Keller Easterling’s piece for the 2019 Seoul Biennale of Architecture and Urbanism addresses the topic of the Collective City in four new videos depicting protocols for informal, loosely collective action. These videos depict a series of stop motion spatial games where individuals address challenges their communities face by trading problems to formulate collective solutions. Risk Protocol depicts a process of subtraction in floodprone areas to reduce collective climate risk through a bundling of mortgages.

Video Team: Keller Easterling, Jeffrey Liu, Matthew Wagstaffe, Paul Lorenz
Graphic Design: Steven Rodriguez
Fabrication: Juan Pablo Ponce de Leon, Adam Feldman
Exhibited in Seoul Biennale 2019 - Collective City with Keller Easterling
Published in E-Flux Architecture



/
/

OVERDEVELOPMENT PROTOCOL
2019 / Video Installation (2/4) / Seoul Biennale 2019 - Collective City

Overdevelopment Protocol outlines a similar notion of subtraction that addresses deforestation by linking the benefits of reforested areas with incentives for densification.

Video Team: Keller Easterling, Jeffrey Liu, Matthew Wagstaffe, Paul Lorenz
Graphic Design: Steven Rodriguez
Fabrication: Juan Pablo Ponce de Leon, Adam Feldman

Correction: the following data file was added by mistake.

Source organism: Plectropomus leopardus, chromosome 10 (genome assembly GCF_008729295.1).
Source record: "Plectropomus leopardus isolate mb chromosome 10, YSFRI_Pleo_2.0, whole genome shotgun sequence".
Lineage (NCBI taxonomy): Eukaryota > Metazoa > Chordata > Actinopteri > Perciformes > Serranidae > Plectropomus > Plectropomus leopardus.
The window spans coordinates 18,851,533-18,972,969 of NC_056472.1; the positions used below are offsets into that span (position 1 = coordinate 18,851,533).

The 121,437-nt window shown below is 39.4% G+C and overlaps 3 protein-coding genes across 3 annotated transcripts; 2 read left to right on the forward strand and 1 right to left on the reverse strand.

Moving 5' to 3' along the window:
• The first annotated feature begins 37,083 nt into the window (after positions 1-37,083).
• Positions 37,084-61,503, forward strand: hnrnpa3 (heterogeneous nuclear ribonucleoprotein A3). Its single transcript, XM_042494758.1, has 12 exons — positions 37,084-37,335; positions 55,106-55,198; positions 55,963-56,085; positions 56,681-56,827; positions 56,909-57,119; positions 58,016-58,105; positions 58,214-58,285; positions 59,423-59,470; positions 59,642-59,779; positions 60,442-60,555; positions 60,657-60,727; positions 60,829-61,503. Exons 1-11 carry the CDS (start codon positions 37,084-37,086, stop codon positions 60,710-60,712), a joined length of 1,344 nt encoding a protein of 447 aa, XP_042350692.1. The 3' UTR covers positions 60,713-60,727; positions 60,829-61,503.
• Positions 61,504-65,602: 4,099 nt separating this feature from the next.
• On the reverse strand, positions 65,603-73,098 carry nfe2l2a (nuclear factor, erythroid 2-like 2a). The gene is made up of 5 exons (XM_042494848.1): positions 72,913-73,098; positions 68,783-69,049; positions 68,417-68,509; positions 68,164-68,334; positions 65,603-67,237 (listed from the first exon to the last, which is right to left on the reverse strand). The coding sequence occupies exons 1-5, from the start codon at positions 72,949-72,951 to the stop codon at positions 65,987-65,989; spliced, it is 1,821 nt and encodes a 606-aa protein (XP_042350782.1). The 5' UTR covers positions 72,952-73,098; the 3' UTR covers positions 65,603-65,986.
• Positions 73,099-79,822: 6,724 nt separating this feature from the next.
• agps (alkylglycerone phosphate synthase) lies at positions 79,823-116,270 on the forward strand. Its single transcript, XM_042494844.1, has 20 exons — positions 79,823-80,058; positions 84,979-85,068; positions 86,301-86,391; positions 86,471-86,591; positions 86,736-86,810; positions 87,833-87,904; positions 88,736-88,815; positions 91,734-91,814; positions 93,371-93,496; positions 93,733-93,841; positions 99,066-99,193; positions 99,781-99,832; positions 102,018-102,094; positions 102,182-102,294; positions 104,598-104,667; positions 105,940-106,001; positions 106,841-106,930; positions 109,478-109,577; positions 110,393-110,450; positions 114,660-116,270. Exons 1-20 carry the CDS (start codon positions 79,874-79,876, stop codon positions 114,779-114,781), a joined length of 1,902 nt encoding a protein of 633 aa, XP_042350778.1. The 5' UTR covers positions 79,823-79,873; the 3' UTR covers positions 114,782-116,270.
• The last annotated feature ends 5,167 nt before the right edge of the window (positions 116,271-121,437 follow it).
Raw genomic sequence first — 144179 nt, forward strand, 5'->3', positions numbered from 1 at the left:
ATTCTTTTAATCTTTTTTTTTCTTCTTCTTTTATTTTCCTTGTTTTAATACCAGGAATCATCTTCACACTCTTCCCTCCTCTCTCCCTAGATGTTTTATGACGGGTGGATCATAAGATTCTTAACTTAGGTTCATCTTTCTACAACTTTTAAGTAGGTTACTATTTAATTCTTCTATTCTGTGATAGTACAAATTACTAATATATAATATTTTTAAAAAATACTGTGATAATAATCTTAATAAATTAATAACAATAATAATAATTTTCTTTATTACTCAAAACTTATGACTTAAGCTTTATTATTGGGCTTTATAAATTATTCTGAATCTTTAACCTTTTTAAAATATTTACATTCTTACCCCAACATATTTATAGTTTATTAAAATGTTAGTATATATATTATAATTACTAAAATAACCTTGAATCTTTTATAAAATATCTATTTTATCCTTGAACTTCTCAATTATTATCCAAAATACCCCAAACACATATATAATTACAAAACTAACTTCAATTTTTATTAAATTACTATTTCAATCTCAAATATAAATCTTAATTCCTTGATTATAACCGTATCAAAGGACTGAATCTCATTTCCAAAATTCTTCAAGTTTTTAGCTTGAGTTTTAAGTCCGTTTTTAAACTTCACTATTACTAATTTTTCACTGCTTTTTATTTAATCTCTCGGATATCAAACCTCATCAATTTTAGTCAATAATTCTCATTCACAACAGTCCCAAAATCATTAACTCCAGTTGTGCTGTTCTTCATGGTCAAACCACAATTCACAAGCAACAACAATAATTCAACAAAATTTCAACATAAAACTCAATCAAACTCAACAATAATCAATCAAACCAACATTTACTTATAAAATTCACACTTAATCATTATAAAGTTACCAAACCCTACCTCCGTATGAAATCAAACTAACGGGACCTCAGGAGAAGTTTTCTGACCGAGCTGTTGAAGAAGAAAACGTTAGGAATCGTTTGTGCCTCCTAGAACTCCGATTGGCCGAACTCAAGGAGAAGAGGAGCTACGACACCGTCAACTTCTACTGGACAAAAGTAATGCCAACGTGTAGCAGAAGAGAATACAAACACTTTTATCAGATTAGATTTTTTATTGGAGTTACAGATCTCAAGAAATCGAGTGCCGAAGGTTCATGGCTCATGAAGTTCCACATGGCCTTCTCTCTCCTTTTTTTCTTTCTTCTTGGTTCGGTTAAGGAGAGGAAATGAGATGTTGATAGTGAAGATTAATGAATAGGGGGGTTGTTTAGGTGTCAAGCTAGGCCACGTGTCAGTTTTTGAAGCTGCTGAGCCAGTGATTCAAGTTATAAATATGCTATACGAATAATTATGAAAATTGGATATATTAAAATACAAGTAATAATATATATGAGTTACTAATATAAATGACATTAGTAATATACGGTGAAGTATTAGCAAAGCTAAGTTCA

Exhibited in Seoul Biennale 2019 - Collective City with Keller Easterling
Published in E-Flux Architecture



/
/

NEED PROTOCOL
2019 / Video Installation (3/4) / Seoul Biennale 2019 - Collective City

Need Protocol explores the spatial interplay behind Social Capital Credits, coined by Geehta Mehta as a way to consider needs as currencies to be exchanged, which accumulate as collective benefits.

Video Team: Keller Easterling, Jeffrey Liu, Matthew Wagstaffe, Paul Lorenz
Graphic Design: Steven Rodriguez
Fabrication: Juan Pablo Ponce de Leon, Adam Feldman
Exhibited in Seoul Biennale 2019 - Collective City with Keller Easterling
Published in E-Flux Architecture



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DISASTER PROTOCOL
2019 / Video Installation (4/4) / Seoul Biennale 2019 - Collective City

Disaster Protocol portrays the process of Participatory Land Readjustment as a communal act of rearranging land ownership to increase the value of land as a whole.